• In additional or alternative aspects, the configuration sub-system can measure PIM products generated by the undesirable mixing of signals in the DAS. In some aspects, the configuration sub-system can include a test signal generator. The test signal generator can provide two test signals to the downlink path. The frequencies of the test signals can be selected such that the mixing of the signals generates one or more PIM products. For example, the configuration sub-system can use test signals generating PIM products at frequencies in the uplink frequency bands. In other aspects, test signal generators from each of two devices in a DAS or other telecommunication system can provide test signals to a downlink path to simulate different combinations of PIM products at frequencies in different frequency bands. The power measurement devices in the downlink path and/or the uplink path can detect and measure the power of any PIM products generated by the mixing of the test signals at non-linear interfaces within the DAS.
  • In additional or alternative aspects, the configuration sub-system can minimize the overlap in signal coverage (i.e., the “soft handover area”) between sectors in a coverage zone. A test signal generator in a telecommunication system can transmit a test signal to be radiated by a remote antenna unit of the telecommunication system. The test signal generator in a telecommunication system can be disposed in the remote antenna unit or in another component of the telecommunication system. The overlap in signal coverage between adjacent remote antenna units can be determined by measuring the received signal strength of the test signal at adjacent remote antenna units. The received signal strength can be measured using the power measurement device at each remote antenna unit. The system controller can receive the power measurements from the remote antenna units. The system controller can configure the remote antenna units to adjust their respective output powers based on an algorithm to minimize the overlap in signal coverage.
  • In additional or alternative aspects, the configuration sub-system can include one or more devices for measuring the power of extraneous or other external signals in coverage zone. Measuring the power of extraneous or other external signals in coverage zones can provide additional information for optimizing output power levels of one or more remote antenna units provide signal coverage in a coverage zone. For example, output power can be reduced based on measurements of low signal power associated with extraneous signals in a coverage zone.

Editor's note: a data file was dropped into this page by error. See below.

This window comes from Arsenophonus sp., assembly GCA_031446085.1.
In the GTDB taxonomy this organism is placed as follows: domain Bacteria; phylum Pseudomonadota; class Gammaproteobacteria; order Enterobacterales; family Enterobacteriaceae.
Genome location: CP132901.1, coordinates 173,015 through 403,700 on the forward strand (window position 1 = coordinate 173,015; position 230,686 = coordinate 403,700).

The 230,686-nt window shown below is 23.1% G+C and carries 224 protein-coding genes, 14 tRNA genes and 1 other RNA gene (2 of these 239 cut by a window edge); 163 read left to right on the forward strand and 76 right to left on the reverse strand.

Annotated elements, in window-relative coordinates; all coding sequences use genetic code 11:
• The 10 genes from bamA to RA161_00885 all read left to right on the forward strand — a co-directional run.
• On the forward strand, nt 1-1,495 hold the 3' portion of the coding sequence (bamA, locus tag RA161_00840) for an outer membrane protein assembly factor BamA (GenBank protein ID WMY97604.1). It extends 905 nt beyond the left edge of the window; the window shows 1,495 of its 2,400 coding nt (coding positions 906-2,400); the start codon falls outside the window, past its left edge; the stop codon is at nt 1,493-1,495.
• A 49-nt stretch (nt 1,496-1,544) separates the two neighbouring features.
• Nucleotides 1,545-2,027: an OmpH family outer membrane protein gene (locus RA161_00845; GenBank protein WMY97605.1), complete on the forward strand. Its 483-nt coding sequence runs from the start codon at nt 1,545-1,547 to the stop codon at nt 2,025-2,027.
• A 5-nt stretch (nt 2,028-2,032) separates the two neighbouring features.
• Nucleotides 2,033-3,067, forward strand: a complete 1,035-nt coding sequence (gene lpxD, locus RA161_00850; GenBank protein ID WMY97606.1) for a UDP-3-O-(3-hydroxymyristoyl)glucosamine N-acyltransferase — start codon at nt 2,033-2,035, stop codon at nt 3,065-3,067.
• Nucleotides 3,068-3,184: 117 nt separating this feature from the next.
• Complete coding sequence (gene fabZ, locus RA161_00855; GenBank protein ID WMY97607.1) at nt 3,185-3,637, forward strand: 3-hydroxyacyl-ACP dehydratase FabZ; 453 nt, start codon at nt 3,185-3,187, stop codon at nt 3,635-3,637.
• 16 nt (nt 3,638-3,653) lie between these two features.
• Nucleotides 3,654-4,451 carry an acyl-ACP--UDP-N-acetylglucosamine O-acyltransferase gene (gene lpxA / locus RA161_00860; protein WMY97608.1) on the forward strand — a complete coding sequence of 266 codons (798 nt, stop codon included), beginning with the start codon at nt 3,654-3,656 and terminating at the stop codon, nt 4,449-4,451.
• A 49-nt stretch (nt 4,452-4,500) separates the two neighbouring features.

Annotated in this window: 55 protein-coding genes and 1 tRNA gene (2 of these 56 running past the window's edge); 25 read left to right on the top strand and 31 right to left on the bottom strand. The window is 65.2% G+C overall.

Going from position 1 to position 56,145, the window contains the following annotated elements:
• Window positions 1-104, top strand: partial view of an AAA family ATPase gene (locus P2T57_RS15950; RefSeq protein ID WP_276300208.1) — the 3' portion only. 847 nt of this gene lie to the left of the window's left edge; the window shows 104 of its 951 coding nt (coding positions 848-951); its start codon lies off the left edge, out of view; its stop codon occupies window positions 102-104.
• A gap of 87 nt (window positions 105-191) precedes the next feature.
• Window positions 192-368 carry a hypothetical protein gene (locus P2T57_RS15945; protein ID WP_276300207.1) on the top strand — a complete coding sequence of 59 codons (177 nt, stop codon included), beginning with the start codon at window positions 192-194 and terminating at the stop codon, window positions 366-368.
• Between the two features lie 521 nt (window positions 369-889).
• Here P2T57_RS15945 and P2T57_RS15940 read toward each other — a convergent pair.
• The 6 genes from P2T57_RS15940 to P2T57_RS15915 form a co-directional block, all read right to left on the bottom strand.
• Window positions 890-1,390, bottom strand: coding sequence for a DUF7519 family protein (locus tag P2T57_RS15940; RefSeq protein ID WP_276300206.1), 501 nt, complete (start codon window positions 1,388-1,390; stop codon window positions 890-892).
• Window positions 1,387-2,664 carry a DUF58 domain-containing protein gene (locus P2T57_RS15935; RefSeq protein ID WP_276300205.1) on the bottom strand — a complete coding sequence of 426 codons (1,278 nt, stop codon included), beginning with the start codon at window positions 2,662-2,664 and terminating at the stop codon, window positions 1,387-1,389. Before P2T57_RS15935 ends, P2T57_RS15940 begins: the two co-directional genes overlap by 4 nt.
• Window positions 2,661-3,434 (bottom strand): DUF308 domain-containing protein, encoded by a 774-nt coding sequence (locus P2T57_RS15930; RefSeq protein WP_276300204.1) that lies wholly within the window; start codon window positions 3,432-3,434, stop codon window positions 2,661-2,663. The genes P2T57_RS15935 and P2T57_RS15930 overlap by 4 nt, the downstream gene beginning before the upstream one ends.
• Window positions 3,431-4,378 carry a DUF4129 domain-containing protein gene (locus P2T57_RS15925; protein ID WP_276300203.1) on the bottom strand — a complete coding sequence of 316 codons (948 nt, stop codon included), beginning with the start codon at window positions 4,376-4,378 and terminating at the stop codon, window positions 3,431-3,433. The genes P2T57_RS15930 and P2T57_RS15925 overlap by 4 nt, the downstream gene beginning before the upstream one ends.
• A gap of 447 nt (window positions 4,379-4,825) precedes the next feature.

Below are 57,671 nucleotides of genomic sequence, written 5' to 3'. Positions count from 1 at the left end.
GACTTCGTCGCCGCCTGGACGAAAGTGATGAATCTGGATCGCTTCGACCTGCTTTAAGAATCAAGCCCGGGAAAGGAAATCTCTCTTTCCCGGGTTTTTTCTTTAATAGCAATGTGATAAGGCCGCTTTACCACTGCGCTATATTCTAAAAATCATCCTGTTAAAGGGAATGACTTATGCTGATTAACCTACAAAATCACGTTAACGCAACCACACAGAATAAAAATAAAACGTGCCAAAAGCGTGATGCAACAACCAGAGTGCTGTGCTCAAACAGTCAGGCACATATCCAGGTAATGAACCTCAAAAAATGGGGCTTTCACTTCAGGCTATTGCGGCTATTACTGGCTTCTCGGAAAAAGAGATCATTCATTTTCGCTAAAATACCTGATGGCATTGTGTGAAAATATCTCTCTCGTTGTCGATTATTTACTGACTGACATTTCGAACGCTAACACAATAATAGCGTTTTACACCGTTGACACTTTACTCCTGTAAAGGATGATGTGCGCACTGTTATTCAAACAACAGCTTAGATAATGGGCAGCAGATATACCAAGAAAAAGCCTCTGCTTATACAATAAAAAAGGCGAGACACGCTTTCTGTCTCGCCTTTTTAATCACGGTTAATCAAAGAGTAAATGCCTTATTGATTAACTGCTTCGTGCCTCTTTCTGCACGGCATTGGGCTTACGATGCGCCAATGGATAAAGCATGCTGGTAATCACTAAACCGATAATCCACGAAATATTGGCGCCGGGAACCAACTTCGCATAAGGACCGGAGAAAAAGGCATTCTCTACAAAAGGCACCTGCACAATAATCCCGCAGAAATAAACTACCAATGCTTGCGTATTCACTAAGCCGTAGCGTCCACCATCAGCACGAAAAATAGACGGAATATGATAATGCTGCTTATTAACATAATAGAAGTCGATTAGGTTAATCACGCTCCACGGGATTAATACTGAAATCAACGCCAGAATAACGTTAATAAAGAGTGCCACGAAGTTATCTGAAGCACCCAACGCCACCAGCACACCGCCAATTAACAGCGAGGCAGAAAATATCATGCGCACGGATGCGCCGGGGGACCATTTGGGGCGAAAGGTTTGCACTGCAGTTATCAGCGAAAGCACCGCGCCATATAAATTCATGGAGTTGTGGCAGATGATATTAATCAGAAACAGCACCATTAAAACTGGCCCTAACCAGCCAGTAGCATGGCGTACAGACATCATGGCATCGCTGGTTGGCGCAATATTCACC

• In additional or alternative aspects, the configuration sub-system can include one or more devices for measuring signal quality data for signals communicated via the DAS or other communication system. Signal quality data can include data describing one or more characteristics of signal paths such as (but not limited to) signal latency, service response time, loss, signal-to-noise ratio (“SNR”), carrier-to-noise ratio (“CNR”) cross-talk, echo, interrupts, frequency response, loudness levels. Signal quality data can be used to optimize or otherwise modify uplink and downlink gains. For example, a noise floor can be biased in favor of one remote antenna unit over other remote antenna units to provide a higher CNR for a given operator.
  • In additional or alternative aspects, the configuration sub-system can include one or more test signal generators configured to generate test signals for each service-signal on the system. The test signals can be transmitted to one or more remote antenna units via the same signal path as a corresponding service signal. A portable measurement receiver can identify which remote antenna units are radiating respective service-signals. A non-limiting example of a test signal is a coded signal modeling a signal from an RF source, such as a base station. The coded test signal can include identifiers for a base station and a sector. Standard receiver devices can read, decode, and display the identifiers, thereby allowing for verification of sectorization.